A pop or snap in your knee at the time of injury is something you’ll be all too familiar with if you’ve torn your ACL.
“The ACL or anterior cruciate ligament is in the centre of the knee, important primarily for rotational stability of the knee. It enables stepping, pivoting, and changing direction activities,” Orthopaedic Surgeon, Queensland-based Dr Brett Collins said. Typical candidates for a torn ACL play sports involving these movements, such as football, netball or skiing.
“A torn ACL is almost always a significant acute (sudden) traumatic injury. Descriptions patients give are usually of a situation where their foot is planted and they change direction and feel their knee give way.
“Normally they will feel immediate pain and a significant reduction in range of movement, and will often need assistance to get off the field or court.”
If required, ACL surgery involves “reconstruction rather than repair,” Collins said.
“Younger patients are better treated with an ACL reconstruction, and [many] middle-aged patients will be as well, depending on their demands.
“Reconstruction allows you to get back to high demand activities with a stable knee, and is potentially protective of other injuries that may occur with further instability - such as a meniscal (knee cartilage) tear which would jeopardise the long-term health of the knee.
“It is usually not a particularly painful procedure, but the patient may need [over-the-counter] pain relief for [up to] a week. Some may need slightly stronger pain relief.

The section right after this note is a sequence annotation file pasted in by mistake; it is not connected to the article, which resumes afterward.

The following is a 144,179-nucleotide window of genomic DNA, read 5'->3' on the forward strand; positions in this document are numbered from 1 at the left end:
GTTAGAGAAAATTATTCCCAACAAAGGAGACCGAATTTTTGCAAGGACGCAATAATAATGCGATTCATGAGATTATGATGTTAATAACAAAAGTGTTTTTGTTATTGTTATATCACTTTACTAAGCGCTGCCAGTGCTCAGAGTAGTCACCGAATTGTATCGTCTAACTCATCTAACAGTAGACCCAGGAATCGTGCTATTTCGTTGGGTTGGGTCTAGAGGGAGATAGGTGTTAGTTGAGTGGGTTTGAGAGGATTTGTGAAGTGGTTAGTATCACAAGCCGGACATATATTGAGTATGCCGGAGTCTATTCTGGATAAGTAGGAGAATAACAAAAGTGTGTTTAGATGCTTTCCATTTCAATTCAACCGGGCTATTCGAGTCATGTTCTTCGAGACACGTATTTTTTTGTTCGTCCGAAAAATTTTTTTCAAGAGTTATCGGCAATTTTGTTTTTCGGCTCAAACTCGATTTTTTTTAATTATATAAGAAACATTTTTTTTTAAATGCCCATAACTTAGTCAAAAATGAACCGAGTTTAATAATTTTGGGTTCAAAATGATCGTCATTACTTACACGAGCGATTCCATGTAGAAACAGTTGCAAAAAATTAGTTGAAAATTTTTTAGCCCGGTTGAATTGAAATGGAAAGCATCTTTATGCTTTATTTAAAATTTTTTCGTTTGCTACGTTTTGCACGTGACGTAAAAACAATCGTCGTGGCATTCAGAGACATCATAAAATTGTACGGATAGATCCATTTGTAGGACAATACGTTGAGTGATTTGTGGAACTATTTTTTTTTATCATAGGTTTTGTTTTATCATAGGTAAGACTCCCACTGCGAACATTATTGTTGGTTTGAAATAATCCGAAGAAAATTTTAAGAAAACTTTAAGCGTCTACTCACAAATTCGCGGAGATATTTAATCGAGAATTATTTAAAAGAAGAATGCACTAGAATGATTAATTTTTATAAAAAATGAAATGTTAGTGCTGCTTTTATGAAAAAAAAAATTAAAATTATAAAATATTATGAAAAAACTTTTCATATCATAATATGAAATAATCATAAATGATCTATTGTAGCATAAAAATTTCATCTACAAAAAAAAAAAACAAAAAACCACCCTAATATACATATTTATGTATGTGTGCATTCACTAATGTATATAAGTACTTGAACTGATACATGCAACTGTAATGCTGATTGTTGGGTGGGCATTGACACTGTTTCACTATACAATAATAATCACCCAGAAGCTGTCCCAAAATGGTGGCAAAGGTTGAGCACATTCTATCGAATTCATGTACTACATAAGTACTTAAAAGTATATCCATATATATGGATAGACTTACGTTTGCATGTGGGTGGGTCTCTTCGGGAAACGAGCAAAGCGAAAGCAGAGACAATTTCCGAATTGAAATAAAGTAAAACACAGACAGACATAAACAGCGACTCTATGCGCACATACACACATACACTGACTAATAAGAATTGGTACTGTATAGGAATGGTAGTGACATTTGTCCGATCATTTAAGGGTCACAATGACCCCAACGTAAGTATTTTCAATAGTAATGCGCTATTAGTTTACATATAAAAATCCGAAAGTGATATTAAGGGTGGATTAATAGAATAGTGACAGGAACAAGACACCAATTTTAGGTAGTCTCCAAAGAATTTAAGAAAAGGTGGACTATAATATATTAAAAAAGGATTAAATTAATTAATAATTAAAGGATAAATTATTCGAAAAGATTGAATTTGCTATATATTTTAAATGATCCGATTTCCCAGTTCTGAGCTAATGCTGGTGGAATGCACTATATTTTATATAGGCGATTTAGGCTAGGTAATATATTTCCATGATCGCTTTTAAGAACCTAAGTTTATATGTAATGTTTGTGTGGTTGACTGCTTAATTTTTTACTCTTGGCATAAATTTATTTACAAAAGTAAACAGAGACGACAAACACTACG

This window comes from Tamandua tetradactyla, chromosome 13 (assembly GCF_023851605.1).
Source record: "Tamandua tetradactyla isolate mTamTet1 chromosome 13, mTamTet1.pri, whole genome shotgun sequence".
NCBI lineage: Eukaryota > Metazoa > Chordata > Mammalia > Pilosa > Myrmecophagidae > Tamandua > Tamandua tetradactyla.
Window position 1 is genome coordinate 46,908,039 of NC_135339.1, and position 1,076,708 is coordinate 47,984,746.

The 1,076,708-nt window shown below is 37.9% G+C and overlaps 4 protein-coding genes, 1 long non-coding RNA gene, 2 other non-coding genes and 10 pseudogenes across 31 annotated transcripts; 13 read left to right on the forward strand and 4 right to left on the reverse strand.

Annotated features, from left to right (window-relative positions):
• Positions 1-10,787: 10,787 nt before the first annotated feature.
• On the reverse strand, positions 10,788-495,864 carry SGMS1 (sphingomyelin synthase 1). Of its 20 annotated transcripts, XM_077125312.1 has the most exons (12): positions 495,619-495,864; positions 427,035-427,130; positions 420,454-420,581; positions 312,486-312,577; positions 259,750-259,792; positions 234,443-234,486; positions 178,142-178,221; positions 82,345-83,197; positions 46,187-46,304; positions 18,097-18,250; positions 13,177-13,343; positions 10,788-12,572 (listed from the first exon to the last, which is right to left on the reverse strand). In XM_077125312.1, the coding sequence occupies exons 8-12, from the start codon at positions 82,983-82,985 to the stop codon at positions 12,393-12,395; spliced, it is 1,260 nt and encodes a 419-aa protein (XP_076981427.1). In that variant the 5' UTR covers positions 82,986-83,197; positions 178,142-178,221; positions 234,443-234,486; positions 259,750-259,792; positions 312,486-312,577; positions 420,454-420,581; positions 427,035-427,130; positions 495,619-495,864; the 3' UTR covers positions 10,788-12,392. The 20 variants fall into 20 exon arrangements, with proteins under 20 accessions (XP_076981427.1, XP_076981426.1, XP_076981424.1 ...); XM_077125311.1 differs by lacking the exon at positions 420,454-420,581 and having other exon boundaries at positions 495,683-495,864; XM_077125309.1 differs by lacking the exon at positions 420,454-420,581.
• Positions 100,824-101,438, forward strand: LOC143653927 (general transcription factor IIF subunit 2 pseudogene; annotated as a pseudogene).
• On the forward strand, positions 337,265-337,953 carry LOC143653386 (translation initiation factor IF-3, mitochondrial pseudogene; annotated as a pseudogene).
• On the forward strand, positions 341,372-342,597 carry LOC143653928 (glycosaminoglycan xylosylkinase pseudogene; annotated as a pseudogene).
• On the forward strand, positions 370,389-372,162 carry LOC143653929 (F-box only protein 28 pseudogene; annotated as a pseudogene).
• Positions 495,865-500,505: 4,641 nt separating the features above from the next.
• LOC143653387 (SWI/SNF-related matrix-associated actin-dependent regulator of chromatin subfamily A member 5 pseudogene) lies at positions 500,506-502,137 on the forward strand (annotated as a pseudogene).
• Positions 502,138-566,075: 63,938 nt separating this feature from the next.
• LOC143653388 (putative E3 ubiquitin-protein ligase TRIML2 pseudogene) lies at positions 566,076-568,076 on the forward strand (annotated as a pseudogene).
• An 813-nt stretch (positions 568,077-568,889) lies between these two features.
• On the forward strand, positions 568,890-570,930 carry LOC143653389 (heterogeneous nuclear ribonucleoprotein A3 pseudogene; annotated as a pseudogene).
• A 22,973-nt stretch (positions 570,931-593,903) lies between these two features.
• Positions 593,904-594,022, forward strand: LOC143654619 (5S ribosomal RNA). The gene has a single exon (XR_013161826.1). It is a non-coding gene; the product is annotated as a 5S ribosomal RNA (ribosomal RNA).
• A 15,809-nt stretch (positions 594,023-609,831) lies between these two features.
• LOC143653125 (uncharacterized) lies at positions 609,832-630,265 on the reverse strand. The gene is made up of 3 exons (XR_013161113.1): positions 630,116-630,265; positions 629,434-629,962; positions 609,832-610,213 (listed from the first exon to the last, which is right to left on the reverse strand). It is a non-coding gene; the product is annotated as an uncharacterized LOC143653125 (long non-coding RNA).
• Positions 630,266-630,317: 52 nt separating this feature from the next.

“As a starting point, the patient should approach rehab as a 12-month program, and can take a year to [return] to all their regular activities. Initially it is just about recovering from the surgery and getting a normal range of movement and gait back.”
Progressively, strength and balance-based rehabilitation will be worked on with a physiotherapist.
“Patients can normally run in a straight line about four months after surgery and can start adding change-of-direction rehab after about six months.” Compliance with daily at-home exercises is key.
“It’s also worth discussing with people getting into their 30s or 40s whether they want a reconstruction…[Many] will say what they now do for recreation [doesn’t involve] at-risk activities.
They’re not running around the football field anymore.”
With rest, icing, compression and early physiotherapy opposed to surgery, “some middle-aged people without a reconstruction can walk around and do daily activities.” Pain should settle within two to six weeks, depending on other injuries involved, Collins said.
“This decreases the older you are when you have your reconstruction,” Collins said. “The highest risk group for rerupture is teens, with a rerupture rate of approximately 15 per cent.”
Activities returned to, and “surgical factors such as the diameter of graft and placement of the ACL in the knee” are other influencing factors.
“This is [currently] a big area of ACL research. Techniques to reduce rerupture rate in high risk groups – such as secondary procedures [in the surgery] to augment the repair by tightening some of the lateral structures of the knee, are often considered.
“There’s also a reasonable amount of evidence that certain exercise programs are ACL-protective. These are starting to be incorporated into more sporting programs and involve strengthening exercises done at the start of training and game sessions.
“[When] done consistently, these have shown to reduce ACL rupture rate. FIFA were heavily involved with this,” Collins said, referring to the injury-prevention program FIFA 11+. The KNEE Program by Netball Australia has the same purpose.
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